Study Abroad

The End of Another Grand Adventure

Well, my last week here in Chile has not been exactly what I imagined it to be.

My weekend started out with a hike at La Campana National Park in Ocoa Valley, which was about two hours away from Santiago. This was another USAC organized field trip and definitely one to remember! In total we hiked about nine miles…which was quite grueling for someone who hasn’t worked out in some time and has been eating nothing but carbs. Our USAC on-site staff always tells us to have a partner on all of the field trips so nobody gets lost. Emily and I were partners, and at the beginning of the hike we stopped to take off our jackets since we were getting hot, and sure enough I turned around and the entire group was gone. We walked a little further up the trail and couldn’t find them, nor could we hear anybody talking. It was dead silent. We decided to just continue on the main trail and cross our fingers that we would find them in front of us. We started booking it up the mountain and did not run into anybody from our group. At that point, we took a breather and decided to wait a little bit to see if they were behind us.

Sure enough, we started to hear some voices in the distance. Emily and I looked like lost puppies halfway up the mountain when we saw our USAC group climbing towards us. They had apparently stopped off to the side to take pictures at a lookout, and found a stray dog along the way. When the dog saw me from afar, he ran so fast towards me and jumped into my arms. He started biting my arms and that’s when I called it quits. We had no idea where this dog had come from or if he even had a family. Nonetheless, we decided to name him Kevin and he stayed with us throughout the duration of our hike.

Once we reached the top, we got to see a small waterfall and some of the most beautiful trees, plants, and flowers. It was a view unlike any other. We stopped for a snack break and took lots of pictures. It took us about two hours to hike up and about an hour and a half to hike down. Trust me, going down the mountain was much easier than climbing up. I could feel how sore I was going to be the next day in my legs. Once we got down the mountain, we got empanadas at a restaurant for lunch and drove back to Santiago. It was a tiring day, but also a very cool experience (and a good workout)!

On Saturday, Emily and I went to visit the zoo at Cerro San Cristóbal and the planetarium at one of the universities here. The zoo started out a little sketchy when we didn’t see the tiger in his habitat, but it got a whole lot better. They had some pretty cool animals there. We saw elephants, giraffes, flamingos (Emily’s favorite), a zebra, and of course the llamas! I have determined that llamas are my spirit animal now. I also felt bad for the animals because it gets really cold here in Santiago in the winter time, and all of the animals have outdoor habitats.

We got to the planetarium about an hour before it closed and the line to buy tickets was EXTREMELY long. There was no way we were getting inside before closing time. Luckily for us, some lady came up to us and gave us her tickets because she apparently couldn’t go. The tickets included entry and a movie. We were so thankful for this woman. I let one of the workers know that we had tickets and she escorted us inside (past the long line of waiting people) and told us that the show would start soon. Little did we know, they were running late with their shows, so we had to wait about an hour to get inside the dome. But once we did, it was absolutely amazing. The movie was about the total solar eclipse that Chile will have on July 2nd. I am sad to be missing this event since I go home in a few days, but I got a pretty good idea of it at the planetarium.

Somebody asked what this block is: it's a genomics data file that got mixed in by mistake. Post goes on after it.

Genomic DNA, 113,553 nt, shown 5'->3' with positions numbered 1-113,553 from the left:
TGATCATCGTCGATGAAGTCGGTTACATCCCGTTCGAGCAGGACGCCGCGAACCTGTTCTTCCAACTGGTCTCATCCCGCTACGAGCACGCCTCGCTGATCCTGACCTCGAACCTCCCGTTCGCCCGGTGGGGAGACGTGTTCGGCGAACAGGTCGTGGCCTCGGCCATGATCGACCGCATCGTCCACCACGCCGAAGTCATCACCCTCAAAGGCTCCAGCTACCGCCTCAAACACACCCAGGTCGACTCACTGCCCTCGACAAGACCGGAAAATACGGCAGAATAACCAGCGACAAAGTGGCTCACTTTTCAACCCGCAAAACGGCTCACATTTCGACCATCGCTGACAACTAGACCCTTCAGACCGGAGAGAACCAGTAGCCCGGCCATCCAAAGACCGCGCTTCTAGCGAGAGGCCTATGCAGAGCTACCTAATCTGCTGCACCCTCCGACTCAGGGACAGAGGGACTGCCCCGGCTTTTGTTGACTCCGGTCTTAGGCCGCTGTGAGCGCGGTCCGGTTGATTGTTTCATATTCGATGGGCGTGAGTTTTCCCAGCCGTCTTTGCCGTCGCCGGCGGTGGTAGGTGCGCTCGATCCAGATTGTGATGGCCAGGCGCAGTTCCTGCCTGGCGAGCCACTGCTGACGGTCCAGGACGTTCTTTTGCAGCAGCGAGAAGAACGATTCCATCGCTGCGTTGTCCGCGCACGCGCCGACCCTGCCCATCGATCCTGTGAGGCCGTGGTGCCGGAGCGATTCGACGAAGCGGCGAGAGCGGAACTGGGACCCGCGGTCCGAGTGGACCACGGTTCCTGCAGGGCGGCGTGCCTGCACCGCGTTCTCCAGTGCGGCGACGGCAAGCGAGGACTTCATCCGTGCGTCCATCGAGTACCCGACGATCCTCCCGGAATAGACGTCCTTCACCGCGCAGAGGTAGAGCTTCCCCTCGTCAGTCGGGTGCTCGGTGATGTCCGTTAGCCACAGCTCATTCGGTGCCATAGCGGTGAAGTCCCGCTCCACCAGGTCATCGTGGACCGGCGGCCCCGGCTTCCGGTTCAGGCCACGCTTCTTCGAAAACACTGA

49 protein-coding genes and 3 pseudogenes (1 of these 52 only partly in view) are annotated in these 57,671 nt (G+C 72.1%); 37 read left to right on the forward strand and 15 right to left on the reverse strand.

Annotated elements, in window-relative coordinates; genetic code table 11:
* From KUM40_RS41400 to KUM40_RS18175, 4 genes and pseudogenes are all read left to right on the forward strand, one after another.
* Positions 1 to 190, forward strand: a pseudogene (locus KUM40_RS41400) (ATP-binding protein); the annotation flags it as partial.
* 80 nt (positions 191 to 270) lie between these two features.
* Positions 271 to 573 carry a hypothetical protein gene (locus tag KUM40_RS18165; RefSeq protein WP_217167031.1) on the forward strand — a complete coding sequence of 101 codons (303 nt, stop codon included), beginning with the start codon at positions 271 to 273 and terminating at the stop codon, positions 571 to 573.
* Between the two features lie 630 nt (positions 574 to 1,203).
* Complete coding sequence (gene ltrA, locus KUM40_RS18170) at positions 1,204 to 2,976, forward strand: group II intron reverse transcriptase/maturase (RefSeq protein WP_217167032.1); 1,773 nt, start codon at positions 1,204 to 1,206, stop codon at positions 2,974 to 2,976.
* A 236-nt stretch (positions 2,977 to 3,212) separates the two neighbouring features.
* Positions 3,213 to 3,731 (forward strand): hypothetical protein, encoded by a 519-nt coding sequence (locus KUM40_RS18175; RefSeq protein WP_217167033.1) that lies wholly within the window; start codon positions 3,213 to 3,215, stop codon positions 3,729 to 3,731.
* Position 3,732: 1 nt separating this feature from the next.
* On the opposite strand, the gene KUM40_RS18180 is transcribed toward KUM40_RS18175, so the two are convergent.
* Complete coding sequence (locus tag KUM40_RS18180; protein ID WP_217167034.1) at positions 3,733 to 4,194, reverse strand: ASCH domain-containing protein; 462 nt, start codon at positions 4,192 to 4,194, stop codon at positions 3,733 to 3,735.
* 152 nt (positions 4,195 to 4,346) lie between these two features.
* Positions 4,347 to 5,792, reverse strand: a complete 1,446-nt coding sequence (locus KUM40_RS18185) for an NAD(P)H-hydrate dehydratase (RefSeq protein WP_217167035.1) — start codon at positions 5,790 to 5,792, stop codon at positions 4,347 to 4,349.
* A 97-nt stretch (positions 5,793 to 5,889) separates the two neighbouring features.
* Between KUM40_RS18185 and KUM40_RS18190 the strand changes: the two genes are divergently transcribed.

Unfortunately, after our hiking trip I started showing symptoms of my ulcerative colitis. The symptoms have progressively gotten worse over the past couple of days, and I have been spending lots of time resting at my homestay and eating bland foods. My poor host mom is so worried about my condition and what to cook for me, but she has been doing a great job! I feel sad that this has to happen here in Chile, especially during my last week when I had last minute sight seeing I wanted to do. My only concern now is just staying healthy and finishing my Spanish class strong. I stayed home from class yesterday to rest and stay close to a bathroom, which was much needed. Each day is different and I feel abdominal pain at different parts of the day. It’s been a challenge to explain to my host family what’s going on in Spanish, but also a really good learning experience for me. Luckily the USAC staff here are fully aware of my condition. One of them even has UC and she gave me some great advice and suggestions on what to eat and drink to feel better. It’s nice having someone who understands what I’m going through.

The good news is that I have a great support system here and I feel comfortable telling my host family what is going on, mostly because it’s necessary that they are aware of my condition. I only have one more full day left in Chile, and I intend on spending it with my host family and thanking them for everything they have done for me. I know that I have a different situation than most students and they have been very welcoming and accommodating from the day I arrived. I am trying to get past the fact that I am very sick, and focus on getting back to the States safely and in one piece. I know I can recover from this and that I will rest as much as needed when I get home. I am a little frustrated that I have to deal with this AGAIN because I just recovered from a flare-up about a month ago. This time I was only in remission for about one month, which isn’t long enough. When I get home I’m gonna get down to the nitty gritty of this disease and get myself on the right track. What other choice do I have?

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